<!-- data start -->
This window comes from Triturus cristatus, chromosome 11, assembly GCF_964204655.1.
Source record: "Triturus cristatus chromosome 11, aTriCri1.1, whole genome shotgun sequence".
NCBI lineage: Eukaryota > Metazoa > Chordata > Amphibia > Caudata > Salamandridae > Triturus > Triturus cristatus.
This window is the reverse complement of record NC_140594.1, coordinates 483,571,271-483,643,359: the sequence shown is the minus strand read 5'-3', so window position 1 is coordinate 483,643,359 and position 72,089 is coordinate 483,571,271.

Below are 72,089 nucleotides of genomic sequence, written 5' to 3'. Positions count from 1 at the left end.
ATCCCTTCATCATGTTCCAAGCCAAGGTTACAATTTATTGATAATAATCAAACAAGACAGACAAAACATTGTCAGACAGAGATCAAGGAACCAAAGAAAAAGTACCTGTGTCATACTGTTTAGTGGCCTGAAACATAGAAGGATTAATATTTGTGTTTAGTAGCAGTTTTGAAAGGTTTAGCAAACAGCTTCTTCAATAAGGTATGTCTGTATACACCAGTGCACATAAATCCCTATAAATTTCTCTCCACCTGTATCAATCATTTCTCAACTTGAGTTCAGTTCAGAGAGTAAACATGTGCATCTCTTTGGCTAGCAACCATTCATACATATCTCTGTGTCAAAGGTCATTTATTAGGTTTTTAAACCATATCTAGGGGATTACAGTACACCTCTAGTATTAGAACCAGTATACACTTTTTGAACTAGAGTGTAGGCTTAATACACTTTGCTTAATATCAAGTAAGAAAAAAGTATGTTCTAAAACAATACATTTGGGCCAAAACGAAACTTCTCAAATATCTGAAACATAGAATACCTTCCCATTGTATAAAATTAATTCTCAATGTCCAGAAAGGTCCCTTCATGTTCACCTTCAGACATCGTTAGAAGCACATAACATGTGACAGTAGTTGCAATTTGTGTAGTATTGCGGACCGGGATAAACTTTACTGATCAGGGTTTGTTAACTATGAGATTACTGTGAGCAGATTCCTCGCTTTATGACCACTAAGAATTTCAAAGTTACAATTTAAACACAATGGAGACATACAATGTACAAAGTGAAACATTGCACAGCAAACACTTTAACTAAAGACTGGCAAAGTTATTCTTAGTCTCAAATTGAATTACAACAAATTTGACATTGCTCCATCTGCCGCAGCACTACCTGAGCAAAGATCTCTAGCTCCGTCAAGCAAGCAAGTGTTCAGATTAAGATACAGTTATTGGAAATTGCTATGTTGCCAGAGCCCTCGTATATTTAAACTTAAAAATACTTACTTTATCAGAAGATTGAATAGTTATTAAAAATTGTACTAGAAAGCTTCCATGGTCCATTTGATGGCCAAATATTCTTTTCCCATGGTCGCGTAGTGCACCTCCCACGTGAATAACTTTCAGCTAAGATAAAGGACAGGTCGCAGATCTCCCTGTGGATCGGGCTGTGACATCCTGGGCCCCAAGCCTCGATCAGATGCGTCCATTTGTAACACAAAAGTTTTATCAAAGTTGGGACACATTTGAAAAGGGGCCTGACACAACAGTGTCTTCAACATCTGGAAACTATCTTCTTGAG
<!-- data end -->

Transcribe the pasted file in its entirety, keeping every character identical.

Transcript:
This window comes from Triturus cristatus, chromosome 11, assembly GCF_964204655.1.
Source record: "Triturus cristatus chromosome 11, aTriCri1.1, whole genome shotgun sequence".
NCBI lineage: Eukaryota > Metazoa > Chordata > Amphibia > Caudata > Salamandridae > Triturus > Triturus cristatus.
This window is the reverse complement of record NC_140594.1, coordinates 483,571,271-483,643,359: the sequence shown is the minus strand read 5'-3', so window position 1 is coordinate 483,643,359 and position 72,089 is coordinate 483,571,271.

Below are 72,089 nucleotides of genomic sequence, written 5' to 3'. Positions count from 1 at the left end.
ATCCCTTCATCATGTTCCAAGCCAAGGTTACAATTTATTGATAATAATCAAACAAGACAGACAAAACATTGTCAGACAGAGATCAAGGAACCAAAGAAAAAGTACCTGTGTCATACTGTTTAGTGGCCTGAAACATAGAAGGATTAATATTTGTGTTTAGTAGCAGTTTTGAAAGGTTTAGCAAACAGCTTCTTCAATAAGGTATGTCTGTATACACCAGTGCACATAAATCCCTATAAATTTCTCTCCACCTGTATCAATCATTTCTCAACTTGAGTTCAGTTCAGAGAGTAAACATGTGCATCTCTTTGGCTAGCAACCATTCATACATATCTCTGTGTCAAAGGTCATTTATTAGGTTTTTAAACCATATCTAGGGGATTACAGTACACCTCTAGTATTAGAACCAGTATACACTTTTTGAACTAGAGTGTAGGCTTAATACACTTTGCTTAATATCAAGTAAGAAAAAAGTATGTTCTAAAACAATACATTTGGGCCAAAACGAAACTTCTCAAATATCTGAAACATAGAATACCTTCCCATTGTATAAAATTAATTCTCAATGTCCAGAAAGGTCCCTTCATGTTCACCTTCAGACATCGTTAGAAGCACATAACATGTGACAGTAGTTGCAATTTGTGTAGTATTGCGGACCGGGATAAACTTTACTGATCAGGGTTTGTTAACTATGAGATTACTGTGAGCAGATTCCTCGCTTTATGACCACTAAGAATTTCAAAGTTACAATTTAAACACAATGGAGACATACAATGTACAAAGTGAAACATTGCACAGCAAACACTTTAACTAAAGACTGGCAAAGTTATTCTTAGTCTCAAATTGAATTACAACAAATTTGACATTGCTCCATCTGCCGCAGCACTACCTGAGCAAAGATCTCTAGCTCCGTCAAGCAAGCAAGTGTTCAGATTAAGATACAGTTATTGGAAATTGCTATGTTGCCAGAGCCCTCGTATATTTAAACTTAAAAATACTTACTTTATCAGAAGATTGAATAGTTATTAAAAATTGTACTAGAAAGCTTCCATGGTCCATTTGATGGCCAAATATTCTTTTCCCATGGTCGCGTAGTGCACCTCCCACGTGAATAACTTTCAGCTAAGATAAAGGACAGGTCGCAGATCTCCCTGTGGATCGGGCTGTGACATCCTGGGCCCCAAGCCTCGATCAGATGCGTCCATTTGTAACACAAAAGTTTTATCAAAGTTGGGACACATTTGAAAAGGGGCCTGACACAACAGTGTCTTCAACATCTGGAAACTATCTTCTTGAG